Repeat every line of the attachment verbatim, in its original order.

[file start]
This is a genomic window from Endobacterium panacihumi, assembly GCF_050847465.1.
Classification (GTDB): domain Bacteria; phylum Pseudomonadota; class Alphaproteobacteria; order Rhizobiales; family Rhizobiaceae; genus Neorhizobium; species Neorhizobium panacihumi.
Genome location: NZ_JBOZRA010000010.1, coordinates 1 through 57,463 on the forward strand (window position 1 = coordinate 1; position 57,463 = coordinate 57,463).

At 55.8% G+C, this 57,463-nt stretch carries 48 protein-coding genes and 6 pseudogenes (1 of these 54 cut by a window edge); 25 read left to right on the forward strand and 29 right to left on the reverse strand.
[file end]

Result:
This is a genomic window from Endobacterium panacihumi, assembly GCF_050847465.1.
Classification (GTDB): domain Bacteria; phylum Pseudomonadota; class Alphaproteobacteria; order Rhizobiales; family Rhizobiaceae; genus Neorhizobium; species Neorhizobium panacihumi.
Genome location: NZ_JBOZRA010000010.1, coordinates 1 through 57,463 on the forward strand (window position 1 = coordinate 1; position 57,463 = coordinate 57,463).

At 55.8% G+C, this 57,463-nt stretch carries 48 protein-coding genes and 6 pseudogenes (1 of these 54 cut by a window edge); 25 read left to right on the forward strand and 29 right to left on the reverse strand.